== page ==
Denial Is Not Just A River in Africa

It’s February, and the weather in Southern California, where I live, is delightful. Temperatures in the 70s, light breezes, and little to no rain so far in what should be our wettest month. It’s a terrible state of affairs.

All reputable scientists agree that we are living in a world with rapidly changing climate, and that a major, if not the major contributor to the change is the burning of fossil fuels, with release of massive amounts of carbon dioxide into the atmosphere. Other contributors, such as the loss of forests due to logging and other development, and the effect of paved cities with heat retaining structures, also play a role, albeit a lesser one. Of course, it also must be acknowledged that climate change can and does occur as a natural event but, all evidence indicates, it’s not the major factor in what we are currently witnessing.

It is unfortunate that the term “global warming” has often been used as a synonym for climate change. Even though it is demonstrably true that the planetary warming is occurring, it does not mean that every place on Earth is warming at the same rate, or that extremes of temperature, both hot and cold, are not part of the process. That is why the term “climate change” is more accurate. 2014 was the hottest year on record for the world as a whole, but not, for example in the Midwestern U.S., which suffered a monstrously cold winter.

Unfortunately, we in the U.S. live in a country plagued by large scale public ignorance about science, and an unwillingness to see the handwriting on the wall. Somehow, ignoramuses like Senator James Inhof (R., Oklahoma), still insist that climate change is a “hoax”. Even otherwise intelligent people (some of whom I know and with whom I’ve argued the issue) refuse to accept the science. And then, there are those who either think their God will take care of the matter or that the Rapture is coming anyway, so there’s no need to do anything about the fact that things are going to get much worse unless we start addressing the problem now.

How much worse? Consider what’s in store for us, our children, and our grandchildren:

  • Increasingly violent storm activity: This is already evident both in this country and around the world.
  • Continued melting of polar ice resulting in rising sea levels: This will cause not only the disappearance of certain islands and inundation of coastal areas, but will force massive migration to escape flooding. This will cause increased national and international tensions. Violence is likely.
  • Major threats to U.S. national security: A recent article in Rolling Stone magazine by Jeff Goodell describes the current high level of concern by U.S. military officials over the failure to address climate change. Loss of coastal bases (e.g., the Norfolk navy yard) will cost the U.S billions as it tries to build new bases. Loss of our major base on Diego Garcia, an island in the southern Indian Ocean, will markedly reduce our southern Asian presence and influence.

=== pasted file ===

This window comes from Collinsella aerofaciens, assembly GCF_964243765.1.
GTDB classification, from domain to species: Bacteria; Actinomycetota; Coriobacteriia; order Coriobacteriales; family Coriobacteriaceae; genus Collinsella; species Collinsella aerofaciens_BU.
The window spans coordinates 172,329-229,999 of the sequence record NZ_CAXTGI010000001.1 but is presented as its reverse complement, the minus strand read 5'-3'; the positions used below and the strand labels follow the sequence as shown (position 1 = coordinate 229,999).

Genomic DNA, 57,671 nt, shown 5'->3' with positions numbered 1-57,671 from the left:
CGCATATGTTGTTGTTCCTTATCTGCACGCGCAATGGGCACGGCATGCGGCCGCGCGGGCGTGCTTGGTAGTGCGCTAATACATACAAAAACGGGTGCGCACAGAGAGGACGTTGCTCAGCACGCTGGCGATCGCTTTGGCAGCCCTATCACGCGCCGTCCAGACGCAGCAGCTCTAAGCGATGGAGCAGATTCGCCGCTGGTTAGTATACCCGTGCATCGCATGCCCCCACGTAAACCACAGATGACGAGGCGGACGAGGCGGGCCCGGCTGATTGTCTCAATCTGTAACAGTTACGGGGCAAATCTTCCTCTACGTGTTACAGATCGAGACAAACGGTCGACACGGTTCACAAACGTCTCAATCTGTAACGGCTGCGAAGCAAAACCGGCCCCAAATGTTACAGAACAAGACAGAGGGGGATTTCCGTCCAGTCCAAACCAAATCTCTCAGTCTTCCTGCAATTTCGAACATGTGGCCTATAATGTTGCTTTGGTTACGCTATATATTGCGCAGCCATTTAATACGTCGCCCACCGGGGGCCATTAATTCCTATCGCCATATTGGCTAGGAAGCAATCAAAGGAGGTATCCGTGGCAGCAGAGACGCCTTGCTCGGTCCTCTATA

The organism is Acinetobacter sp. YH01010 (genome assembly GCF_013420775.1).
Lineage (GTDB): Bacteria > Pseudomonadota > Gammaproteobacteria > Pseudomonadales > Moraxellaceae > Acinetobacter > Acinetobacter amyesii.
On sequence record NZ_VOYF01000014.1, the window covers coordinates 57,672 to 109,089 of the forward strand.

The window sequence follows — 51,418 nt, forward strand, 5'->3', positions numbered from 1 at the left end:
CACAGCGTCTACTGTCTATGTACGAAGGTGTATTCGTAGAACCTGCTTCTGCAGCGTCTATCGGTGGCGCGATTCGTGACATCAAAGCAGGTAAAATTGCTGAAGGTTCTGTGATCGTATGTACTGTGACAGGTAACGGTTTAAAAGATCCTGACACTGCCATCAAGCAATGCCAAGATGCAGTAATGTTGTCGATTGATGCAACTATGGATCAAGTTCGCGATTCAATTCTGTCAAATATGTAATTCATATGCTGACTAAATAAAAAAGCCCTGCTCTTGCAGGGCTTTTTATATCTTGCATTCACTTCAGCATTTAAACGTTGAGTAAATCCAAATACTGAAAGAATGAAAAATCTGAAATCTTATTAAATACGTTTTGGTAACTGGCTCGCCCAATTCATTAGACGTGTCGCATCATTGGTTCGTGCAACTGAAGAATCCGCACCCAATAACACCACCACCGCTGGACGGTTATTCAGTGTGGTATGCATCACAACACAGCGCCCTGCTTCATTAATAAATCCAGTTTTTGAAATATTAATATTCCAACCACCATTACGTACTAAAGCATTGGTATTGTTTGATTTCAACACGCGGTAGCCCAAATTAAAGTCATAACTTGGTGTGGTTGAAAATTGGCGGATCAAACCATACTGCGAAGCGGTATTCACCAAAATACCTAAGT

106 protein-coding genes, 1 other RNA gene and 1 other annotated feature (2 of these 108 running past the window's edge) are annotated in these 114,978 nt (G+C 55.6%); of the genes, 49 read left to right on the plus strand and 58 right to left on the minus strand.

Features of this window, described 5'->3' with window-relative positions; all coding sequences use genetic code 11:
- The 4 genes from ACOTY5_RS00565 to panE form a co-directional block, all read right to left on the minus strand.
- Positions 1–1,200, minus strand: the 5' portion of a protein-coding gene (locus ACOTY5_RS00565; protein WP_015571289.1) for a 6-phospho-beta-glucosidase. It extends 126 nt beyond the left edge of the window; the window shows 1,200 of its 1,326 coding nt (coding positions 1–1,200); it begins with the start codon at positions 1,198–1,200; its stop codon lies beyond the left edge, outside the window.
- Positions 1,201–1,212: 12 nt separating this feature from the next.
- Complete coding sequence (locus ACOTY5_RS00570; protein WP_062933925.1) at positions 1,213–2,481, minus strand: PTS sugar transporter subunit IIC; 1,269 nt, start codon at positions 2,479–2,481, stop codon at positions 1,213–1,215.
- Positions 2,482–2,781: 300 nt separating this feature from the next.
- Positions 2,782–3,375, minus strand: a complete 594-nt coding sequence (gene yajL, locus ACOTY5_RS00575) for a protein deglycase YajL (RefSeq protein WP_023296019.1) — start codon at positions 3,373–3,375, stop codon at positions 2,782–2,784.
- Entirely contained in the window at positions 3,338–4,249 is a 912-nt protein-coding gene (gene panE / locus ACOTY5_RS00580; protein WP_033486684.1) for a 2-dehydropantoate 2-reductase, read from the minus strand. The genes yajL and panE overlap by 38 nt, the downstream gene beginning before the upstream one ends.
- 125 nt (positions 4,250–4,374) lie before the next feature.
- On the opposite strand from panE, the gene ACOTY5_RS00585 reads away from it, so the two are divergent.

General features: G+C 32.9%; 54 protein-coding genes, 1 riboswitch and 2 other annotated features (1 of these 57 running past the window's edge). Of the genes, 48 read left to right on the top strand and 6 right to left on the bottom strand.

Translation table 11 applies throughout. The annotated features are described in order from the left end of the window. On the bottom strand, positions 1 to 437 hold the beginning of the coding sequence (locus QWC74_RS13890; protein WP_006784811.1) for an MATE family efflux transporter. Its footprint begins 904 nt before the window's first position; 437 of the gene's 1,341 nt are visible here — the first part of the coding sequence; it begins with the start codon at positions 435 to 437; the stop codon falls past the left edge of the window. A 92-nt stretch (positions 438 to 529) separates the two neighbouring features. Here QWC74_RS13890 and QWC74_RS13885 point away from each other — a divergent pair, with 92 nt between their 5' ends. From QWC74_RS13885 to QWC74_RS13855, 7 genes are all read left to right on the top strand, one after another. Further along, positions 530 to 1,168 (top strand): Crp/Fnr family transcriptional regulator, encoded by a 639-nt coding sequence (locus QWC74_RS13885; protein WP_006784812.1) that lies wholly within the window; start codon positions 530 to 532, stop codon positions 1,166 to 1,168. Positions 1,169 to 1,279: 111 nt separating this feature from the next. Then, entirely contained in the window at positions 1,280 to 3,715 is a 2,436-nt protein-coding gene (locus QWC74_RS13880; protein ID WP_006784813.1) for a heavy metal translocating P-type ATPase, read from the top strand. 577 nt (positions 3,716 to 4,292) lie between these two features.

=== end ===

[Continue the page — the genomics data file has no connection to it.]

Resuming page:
• Threat to U.S. economic interests: With Arctic ice melting rapidly, a “Northwest Passage” above Canada is rapidly becoming a reality. Failure to develop ships with reinforced hulls (including dedicated icebreakers) is already compromising our ability to be a presence in the area, one rich in natural resources and where Russia and China will certainly increase their presence in years to come.
  • Loss of water: Increasing drought resulting from climate change will decrease potable water supplies. This will be exacerbated by pollution secondary to overpopulation and poverty-related poor sanitation, and by unrestrained corporate pollution. The end result will be a massive shortage of both water, itself, and potable water specifically. This will result in an increase in the prevalence of both infectious diseases and cancer, not to mention violence in “water wars”.

Congress, under the influence of ignorant, self-interested leaders abetted by the short term influx of corporate money, is not even beginning to face up to the coming realities. The Republican Party seems to have become a de facto subsidiary of Koch Industries, and Democrats aren’t taking responsibility either. This is all depressing and inducive of a sense of foreboding. I’d like to be optimistic, to think that Congress will come to its senses and enact measures to reduce the impact of a process already begun but still able to be moderated. Unfortunately, I see no signs of it happening right now.

About all we can do is continue to try and get the word out, to support and elect only those people to Congress who “get it”. But it remains that until ā€“ unless ā€“ the public demands action, it simply isn’t going to happen, and woe to our descendants, who will live in a world beyond rescue.


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